The Russian Challenge
How do U.S.-Russian relations compare to EU-Russian relations?
May 22, 2008
While the direction Russia will take under new leadership is unclear, there is a good deal of potential that it may become a serious source of friction between Washington and Berlin. Without knowing who will be in the White House in January, the issues driving U.S. relations with Russia are already visible, be they dealing with Iran, Ukraine, NATO expansion, missile defense or nuclear disarmament.
As far as Russian public opinion is concerned, U.S. policy toward Russia over most of the period following 1991 has been both threatening and condescending. Putin’s public tantrums during the past couple of years have exploited that sentiment significantly.
U.S. responses to Moscow range from John McCain’s aggressive threats to toss Russia out of the G8 to less aggressive — but also rather unspecific — strategies from the Democratic candidates to date.
With a consensus on a Russia strategy missing in both Europe and the United States, there will be many traps along the road in the coming years that could evolve into more tensions within that strategic triangle.
From both Moscow and Berlin, German-Russian relations are being proclaimed as never better. German Foreign Minister Frank-Walter Steinmeier underlined the good relations by calling for a “German-Russian modernization partnership.”
Russian President Medvedev and Foreign Minister Steinmeier know each other well from previous jobs. They had a good deal of contact when Medvedev was running Gazprom and Steinmeier was Chief of Staff under Chancellor Gerhard Schröder.
Chancellor Merkel also met with Medvedev in March 2008 right after his election and was the first head of state to congratulate him. She also took along some high-level business leaders on the trip, as did Mr. Steinmeier.
There are many factors that define relations between Germany and Russia in a different manner than that between Russia and the United States. One of them is trade. Russian-German trade reached a record $52.8 billion in 2007, with German investment in Russia increasing 70% year on year, to $3.4 billion.
Germany is also Russia’s largest importer in Europe, and the EU is the overwhelming trade partner for Russia — dwarfing trade between Russia and the United States.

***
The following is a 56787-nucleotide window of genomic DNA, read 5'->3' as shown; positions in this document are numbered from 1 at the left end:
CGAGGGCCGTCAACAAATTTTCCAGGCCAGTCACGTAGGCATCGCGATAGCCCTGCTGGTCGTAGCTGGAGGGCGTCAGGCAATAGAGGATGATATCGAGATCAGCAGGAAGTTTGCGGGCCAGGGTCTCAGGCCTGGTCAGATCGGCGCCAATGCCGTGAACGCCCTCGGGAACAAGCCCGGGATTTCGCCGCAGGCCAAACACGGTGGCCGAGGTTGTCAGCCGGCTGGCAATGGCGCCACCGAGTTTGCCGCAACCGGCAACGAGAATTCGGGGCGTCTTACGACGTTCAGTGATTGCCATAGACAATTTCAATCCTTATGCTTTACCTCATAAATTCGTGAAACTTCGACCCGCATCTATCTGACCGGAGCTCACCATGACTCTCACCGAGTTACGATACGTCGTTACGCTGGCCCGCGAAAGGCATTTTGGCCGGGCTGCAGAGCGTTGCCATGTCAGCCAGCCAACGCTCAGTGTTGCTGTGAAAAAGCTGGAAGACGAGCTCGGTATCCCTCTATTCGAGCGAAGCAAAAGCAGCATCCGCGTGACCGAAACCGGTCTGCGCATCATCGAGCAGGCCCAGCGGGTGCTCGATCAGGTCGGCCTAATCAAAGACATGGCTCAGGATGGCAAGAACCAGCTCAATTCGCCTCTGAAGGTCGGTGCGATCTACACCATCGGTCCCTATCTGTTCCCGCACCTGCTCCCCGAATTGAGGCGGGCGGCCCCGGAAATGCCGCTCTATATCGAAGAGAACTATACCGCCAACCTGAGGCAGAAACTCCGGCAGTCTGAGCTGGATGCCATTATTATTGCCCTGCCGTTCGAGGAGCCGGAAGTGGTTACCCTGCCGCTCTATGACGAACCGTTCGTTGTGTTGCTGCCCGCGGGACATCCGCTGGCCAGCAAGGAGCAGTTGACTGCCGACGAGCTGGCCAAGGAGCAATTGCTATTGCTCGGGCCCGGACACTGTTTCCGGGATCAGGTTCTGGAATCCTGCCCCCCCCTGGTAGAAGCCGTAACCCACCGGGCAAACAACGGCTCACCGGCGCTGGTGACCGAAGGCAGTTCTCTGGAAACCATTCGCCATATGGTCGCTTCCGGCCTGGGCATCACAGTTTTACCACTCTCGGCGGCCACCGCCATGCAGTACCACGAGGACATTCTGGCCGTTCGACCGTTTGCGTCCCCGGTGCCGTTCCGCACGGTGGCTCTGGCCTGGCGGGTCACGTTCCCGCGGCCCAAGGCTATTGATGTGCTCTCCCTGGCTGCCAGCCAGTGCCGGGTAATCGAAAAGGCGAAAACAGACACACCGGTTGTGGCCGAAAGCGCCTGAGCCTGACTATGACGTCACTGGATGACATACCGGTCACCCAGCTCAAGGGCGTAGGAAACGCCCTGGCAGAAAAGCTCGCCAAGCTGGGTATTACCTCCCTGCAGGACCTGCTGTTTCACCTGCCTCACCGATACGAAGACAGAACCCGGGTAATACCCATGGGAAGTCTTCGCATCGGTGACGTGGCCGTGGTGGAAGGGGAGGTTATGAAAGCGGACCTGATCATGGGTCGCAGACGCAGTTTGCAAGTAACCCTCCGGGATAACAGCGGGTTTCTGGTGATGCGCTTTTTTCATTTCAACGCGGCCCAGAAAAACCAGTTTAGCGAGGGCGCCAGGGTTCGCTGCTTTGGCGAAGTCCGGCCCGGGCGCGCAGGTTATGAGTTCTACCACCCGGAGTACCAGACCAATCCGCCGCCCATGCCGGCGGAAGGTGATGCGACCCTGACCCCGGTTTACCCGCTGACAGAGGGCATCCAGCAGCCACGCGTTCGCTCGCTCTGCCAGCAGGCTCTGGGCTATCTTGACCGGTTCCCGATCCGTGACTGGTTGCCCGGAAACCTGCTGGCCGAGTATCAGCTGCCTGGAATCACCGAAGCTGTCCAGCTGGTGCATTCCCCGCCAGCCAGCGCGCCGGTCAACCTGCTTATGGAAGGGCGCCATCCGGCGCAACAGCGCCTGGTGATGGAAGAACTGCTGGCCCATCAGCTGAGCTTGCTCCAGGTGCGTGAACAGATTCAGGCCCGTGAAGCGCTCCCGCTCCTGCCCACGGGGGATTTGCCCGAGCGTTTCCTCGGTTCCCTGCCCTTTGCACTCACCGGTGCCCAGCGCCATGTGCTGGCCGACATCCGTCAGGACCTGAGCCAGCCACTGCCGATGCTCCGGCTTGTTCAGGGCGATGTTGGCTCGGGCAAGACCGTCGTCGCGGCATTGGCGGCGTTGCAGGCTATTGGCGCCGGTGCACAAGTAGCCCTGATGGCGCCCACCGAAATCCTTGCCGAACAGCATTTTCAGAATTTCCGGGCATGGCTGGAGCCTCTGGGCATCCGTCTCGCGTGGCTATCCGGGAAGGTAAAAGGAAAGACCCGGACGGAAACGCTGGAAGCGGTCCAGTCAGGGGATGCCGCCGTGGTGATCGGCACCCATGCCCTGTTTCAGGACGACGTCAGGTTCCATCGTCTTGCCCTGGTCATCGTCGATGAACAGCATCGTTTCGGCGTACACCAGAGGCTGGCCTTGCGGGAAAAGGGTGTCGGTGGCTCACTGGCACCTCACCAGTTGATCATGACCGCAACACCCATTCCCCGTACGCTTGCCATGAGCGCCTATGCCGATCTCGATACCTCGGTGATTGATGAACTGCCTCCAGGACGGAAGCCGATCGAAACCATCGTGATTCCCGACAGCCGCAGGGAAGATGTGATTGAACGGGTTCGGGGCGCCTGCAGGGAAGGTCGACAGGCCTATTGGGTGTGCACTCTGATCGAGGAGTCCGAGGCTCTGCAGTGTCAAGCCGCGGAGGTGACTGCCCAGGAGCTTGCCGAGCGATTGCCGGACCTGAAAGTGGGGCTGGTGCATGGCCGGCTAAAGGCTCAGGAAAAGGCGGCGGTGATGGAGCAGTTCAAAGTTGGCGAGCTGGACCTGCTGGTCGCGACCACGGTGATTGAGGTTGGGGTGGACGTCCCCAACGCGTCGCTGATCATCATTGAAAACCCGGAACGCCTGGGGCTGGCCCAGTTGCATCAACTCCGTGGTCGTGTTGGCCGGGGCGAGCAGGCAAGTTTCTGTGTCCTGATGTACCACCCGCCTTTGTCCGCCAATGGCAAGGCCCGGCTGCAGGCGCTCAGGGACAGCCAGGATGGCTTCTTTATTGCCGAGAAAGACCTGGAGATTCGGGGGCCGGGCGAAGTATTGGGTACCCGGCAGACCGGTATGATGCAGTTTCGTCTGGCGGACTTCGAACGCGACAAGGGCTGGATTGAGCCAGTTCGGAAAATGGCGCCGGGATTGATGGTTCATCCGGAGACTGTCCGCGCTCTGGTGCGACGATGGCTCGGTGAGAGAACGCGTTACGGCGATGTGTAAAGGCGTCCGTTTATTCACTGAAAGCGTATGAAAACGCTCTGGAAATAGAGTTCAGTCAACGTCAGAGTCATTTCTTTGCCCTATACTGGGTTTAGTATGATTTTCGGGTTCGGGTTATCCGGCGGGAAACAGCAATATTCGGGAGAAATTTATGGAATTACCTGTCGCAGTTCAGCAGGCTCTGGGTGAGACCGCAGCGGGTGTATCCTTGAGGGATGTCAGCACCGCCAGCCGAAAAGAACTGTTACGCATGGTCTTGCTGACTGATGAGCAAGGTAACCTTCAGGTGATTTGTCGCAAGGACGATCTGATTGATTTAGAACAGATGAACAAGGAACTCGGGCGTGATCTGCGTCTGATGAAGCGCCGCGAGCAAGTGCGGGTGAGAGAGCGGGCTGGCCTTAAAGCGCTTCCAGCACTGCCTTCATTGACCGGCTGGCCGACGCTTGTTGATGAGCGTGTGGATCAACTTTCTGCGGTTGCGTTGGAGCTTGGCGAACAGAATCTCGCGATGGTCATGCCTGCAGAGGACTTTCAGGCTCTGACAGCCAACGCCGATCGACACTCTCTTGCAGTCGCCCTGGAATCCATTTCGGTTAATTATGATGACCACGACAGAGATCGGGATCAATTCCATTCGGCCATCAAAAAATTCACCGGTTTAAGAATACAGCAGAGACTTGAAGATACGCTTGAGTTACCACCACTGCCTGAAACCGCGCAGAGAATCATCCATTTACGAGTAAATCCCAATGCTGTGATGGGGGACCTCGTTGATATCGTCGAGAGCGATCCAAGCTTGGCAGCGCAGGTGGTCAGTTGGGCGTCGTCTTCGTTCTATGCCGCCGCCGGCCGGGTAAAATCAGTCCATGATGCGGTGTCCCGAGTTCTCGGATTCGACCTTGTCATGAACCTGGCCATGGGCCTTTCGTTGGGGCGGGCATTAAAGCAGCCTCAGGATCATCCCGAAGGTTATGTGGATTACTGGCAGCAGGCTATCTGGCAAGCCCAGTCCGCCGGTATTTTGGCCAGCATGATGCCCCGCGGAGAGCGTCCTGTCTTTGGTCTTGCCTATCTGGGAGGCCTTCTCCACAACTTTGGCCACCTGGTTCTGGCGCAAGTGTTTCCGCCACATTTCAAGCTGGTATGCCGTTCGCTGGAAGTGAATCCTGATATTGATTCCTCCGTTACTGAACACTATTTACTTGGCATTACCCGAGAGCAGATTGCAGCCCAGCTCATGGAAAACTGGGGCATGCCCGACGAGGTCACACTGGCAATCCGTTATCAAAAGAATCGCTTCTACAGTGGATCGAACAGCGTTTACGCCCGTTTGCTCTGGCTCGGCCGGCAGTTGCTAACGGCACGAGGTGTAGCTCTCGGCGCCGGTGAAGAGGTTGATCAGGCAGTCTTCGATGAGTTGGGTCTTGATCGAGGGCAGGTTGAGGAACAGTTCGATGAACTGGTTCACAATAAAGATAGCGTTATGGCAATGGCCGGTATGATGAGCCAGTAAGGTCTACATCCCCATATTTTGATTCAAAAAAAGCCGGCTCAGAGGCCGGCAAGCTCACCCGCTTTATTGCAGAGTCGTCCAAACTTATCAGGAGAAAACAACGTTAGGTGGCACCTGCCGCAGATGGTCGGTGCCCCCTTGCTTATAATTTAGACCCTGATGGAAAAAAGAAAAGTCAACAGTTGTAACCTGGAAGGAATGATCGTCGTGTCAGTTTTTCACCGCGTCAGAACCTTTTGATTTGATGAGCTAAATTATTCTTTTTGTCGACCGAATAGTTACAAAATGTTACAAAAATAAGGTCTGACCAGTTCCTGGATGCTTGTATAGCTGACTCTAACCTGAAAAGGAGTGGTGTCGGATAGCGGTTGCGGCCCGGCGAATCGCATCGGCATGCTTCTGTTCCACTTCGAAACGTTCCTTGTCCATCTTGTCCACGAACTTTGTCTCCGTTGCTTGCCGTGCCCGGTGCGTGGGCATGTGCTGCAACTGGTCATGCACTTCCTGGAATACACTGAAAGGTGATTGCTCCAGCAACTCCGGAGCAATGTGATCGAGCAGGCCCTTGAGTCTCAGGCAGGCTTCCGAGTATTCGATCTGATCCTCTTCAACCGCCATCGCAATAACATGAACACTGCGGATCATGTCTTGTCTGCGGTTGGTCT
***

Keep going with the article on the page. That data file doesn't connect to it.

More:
While the EU is Russia’s most important trade partner, with 52% of all trade in Russia happening with EU countries, the United States only holds sixth place, with a marginal 4%.
Another dimension is energy. Germany imports roughly 35% of its oil and 40% of its natural gas from Russia — and that is expected to increase in the coming years. In Europe, non-Russian Soviet successor states are particularly dependent upon Russian gas.
Russian gas represents 98-100% of the total natural gas consumed by Belarus, Bulgaria, Estonia, Finland, Georgia, Latvia, Lithuania, Moldova and Slovakia.
That is an equation that complicates the process of generating a coherent policy toward Russia, with different degrees and levels of dependence on Russian energy supplies.
Trade between Russia and the United States as well as U.S. energy imports from Russia are a relatively small percentage, even if they are expected to gradually increase in the gas sector. The United States does not receive a significant share of its oil or gas supplies from Moscow.
This sharp difference clearly distinguishes U.S. policy towards Russia from the Europeans’. While the EU is primarily concerned with Russian gas supplies, the United States wishes to undermine Russia’s quasi-monopoly on gas exports in the region. Washington would like to see Moscow open up its natural resources sectors, enabling investment by U.S. and other international corporations.